How A Bill Becomes A Law[ edit ] After both houses of Congress pass a bill, perhaps observing the different rules and procedures in each house, but with the exact same final text, the bill is submitted to the President. Immediately, a ten-day clock for the president to act in starts to tick.

Oversight Powers of Congress

Sundays are excluded in this calculation. Once he receives the bill, the President has many options. The outcome of the process depends on the route taken by him. Signature- If the President signs a bill, it immediately takes effect as law.

Veto- The President may, if he pleases, return a bill to the house in which it originated. That house may then consider the President's objections. If it wishes to pass the law in any event, it must repass the bill with a two-thirds majority. If the same occurs, then the other house considers the bill, perhaps repassing it with the same two-thirds majority.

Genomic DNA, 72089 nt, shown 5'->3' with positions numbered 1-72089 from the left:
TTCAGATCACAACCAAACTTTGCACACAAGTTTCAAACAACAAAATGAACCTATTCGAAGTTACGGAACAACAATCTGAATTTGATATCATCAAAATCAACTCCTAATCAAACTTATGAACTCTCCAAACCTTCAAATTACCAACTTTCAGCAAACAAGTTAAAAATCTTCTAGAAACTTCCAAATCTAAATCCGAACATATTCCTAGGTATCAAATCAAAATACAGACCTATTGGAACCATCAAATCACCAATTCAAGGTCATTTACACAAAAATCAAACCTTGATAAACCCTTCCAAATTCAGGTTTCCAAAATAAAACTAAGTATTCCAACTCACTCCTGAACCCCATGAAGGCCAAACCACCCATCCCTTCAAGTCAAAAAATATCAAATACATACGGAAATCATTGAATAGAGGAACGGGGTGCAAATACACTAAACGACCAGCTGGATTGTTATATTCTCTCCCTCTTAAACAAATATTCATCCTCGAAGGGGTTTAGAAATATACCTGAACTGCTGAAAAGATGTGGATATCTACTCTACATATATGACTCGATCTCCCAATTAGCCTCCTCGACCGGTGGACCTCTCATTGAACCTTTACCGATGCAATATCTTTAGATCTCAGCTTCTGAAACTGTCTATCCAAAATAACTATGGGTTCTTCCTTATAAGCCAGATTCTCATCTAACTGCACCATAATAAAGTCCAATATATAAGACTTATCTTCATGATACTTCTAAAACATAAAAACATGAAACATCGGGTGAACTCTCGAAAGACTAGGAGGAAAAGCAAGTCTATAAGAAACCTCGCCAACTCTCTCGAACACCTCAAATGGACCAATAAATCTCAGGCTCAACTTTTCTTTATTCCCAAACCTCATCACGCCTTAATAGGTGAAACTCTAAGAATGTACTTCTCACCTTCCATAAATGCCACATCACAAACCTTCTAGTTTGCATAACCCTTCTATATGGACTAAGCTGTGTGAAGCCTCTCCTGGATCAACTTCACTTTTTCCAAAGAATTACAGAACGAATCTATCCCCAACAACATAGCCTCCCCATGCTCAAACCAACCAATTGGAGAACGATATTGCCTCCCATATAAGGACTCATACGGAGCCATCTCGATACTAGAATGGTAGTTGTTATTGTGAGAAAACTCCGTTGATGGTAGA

If both houses pass the bill with the requisite majority, then the bill becomes law despite the President's veto.

executive and legislative branches relationship advice

The new Secretary of State, Hillary Clinton, is well known on the world stage. She spent eight years toiling in the exclusive confines of the Senate as a member of the Senate Armed Services Committee, working to build bipartisan support and consensus.

She voted in favor of the war in Iraq but later criticized its execution.

The New Relationship between the Executive and Legislative Branches | Stimson Center